Yes, Chef by Marcus Samuelsson is in my top two reads for 2013 and I’m slightly surprised because generally I keep to novels. This book obviously isn’t a novel, but I suppose it IS a close cousin: a memoir.
Here’s what I knew when I picked up the book:
– He was orphaned at a young age in Ethiopia, along with an older sister
– He and his sister were adopted by a couple in Sweden
– He is my favorite judge on the Food Network show, Chopped
Upon learning these snippets, immediately I was intrigued. How did someone go from Ethiopia to Sweden to America and end up a celebrity chef?
I wanted to experience the story with no pre-conceived notions, so I didn’t even read the description on the back cover (but if you’d like to, it’s below).
Yes, Chef chronicles Samuelsson’s journey, from his grandmother’s kitchen to his arrival in New York City, where his outsize talent and ambition finally come together at Aquavit, earning him a New York Times three-star rating at the age of twenty-four.
But Samuelsson’s career of chasing flavors had only just begun—in the intervening years, there have been White House state dinners, career crises, reality show triumphs, and, most important, the opening of Red Rooster in Harlem.
At Red Rooster, Samuelsson has fulfilled his dream of creating a truly diverse, multiracial dining room—a place where presidents rub elbows with jazz musicians, aspiring artists, and bus drivers. It is a place where an orphan from Ethiopia, raised in Sweden, living in America, can feel at home.
I was expecting to be drawn in by Marcus Samuelsson’s story, but the quality of the writing took me off guard in a wonderful way. There’s a clarity to Marcus’ voice that tells me almost as much about his personality as the words he used on the page.
As you might expect, the author has a deep passion for his craft. But what you might not know, is that if you look past his eclectic and vibrant fashion statements and his undeniable skill at combining flavors, you’ll find a determined, committed, level-headed person that took necessary, humbling steps toward where he is today.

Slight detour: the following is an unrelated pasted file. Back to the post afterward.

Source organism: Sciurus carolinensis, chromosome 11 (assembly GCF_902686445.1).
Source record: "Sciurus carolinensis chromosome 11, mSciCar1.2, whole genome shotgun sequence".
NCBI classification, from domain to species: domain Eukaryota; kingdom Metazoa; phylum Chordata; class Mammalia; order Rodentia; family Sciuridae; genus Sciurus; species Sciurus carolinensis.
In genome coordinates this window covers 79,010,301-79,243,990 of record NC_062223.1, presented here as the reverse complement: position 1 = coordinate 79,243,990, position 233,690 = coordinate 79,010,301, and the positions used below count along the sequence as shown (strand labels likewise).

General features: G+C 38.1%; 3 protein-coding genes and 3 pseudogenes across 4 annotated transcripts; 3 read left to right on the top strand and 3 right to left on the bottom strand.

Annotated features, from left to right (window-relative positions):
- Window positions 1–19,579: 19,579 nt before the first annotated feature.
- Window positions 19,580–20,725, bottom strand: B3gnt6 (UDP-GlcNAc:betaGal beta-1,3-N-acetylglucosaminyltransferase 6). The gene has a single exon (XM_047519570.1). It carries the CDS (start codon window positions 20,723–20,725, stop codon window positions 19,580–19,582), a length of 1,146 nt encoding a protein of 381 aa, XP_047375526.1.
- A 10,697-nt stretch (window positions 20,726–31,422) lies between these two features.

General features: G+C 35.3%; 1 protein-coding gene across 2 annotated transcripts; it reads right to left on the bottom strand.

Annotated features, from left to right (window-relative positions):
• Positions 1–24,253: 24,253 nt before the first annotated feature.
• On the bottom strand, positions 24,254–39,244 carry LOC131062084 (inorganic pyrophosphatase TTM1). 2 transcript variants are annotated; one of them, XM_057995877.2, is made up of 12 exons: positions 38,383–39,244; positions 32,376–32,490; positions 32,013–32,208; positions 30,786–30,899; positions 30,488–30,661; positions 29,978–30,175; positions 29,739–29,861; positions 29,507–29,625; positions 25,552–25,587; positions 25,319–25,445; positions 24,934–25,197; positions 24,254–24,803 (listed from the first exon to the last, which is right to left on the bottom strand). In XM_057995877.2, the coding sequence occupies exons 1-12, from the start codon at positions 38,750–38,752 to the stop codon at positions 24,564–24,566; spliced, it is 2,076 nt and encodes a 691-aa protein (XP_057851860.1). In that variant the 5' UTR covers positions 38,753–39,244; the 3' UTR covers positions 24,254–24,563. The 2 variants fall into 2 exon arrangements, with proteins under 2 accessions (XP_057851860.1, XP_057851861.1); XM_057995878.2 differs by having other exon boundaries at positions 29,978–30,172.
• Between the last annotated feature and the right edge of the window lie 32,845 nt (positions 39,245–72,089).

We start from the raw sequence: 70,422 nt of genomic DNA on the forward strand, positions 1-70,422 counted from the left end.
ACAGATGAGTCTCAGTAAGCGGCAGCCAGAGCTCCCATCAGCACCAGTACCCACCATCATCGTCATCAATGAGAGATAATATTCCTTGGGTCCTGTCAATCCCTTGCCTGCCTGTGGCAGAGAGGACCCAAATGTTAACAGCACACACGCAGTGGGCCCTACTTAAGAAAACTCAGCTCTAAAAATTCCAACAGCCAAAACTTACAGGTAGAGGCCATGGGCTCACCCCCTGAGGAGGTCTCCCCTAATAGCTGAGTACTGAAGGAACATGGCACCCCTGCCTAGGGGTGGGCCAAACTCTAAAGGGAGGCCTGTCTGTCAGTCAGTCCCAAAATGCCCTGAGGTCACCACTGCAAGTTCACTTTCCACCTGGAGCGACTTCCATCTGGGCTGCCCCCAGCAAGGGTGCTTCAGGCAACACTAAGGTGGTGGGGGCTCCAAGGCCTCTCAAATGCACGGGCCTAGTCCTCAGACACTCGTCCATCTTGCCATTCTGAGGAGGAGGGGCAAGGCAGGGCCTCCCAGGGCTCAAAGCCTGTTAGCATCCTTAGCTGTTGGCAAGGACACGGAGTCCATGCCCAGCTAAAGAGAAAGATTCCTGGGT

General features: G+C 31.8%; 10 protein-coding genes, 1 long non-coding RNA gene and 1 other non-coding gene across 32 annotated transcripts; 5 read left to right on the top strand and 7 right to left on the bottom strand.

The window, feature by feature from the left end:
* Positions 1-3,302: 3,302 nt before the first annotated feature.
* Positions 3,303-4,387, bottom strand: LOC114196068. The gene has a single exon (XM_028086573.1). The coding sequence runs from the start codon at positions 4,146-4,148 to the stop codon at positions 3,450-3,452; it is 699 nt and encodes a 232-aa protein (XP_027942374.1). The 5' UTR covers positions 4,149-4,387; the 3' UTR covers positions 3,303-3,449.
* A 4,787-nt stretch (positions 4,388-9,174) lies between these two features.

As an added bonus, Marcus’ journey gives a fascinating peek into the backend of the restaurant world. Turns out, there’s more to the food industry than a cursory viewing of Iron Chef lead me to believe. The discipline seems to rival the military–there is a strict order to be followed in earning one’s stripes as a chef. One must impress many harsh critics, both within the kitchen and in the dining room and accomplish tasks with precision even at the mundane level in order to move up the ranks.
Marcus’ path through life was one paved by hard work, yes, but also by attitude. Seeing the inner workings of this thought process every step of the way was enlightening. He has a way of diagnosing each and every experience in the moment and responding appropriately according to what would propel him forward most efficiently.
The book keeps to the main path of his professional life but I kept wishing that it would delve more into the relationships, too. I suppose you can only ask so much of one book.
Bottom line: If you are an aspiring foodie, addicted to cooking shows, or just appreciate an inspiring life story, this book is one you’ll want to add to your reading stack. The only downside to Yes, Chef is that it’s too short.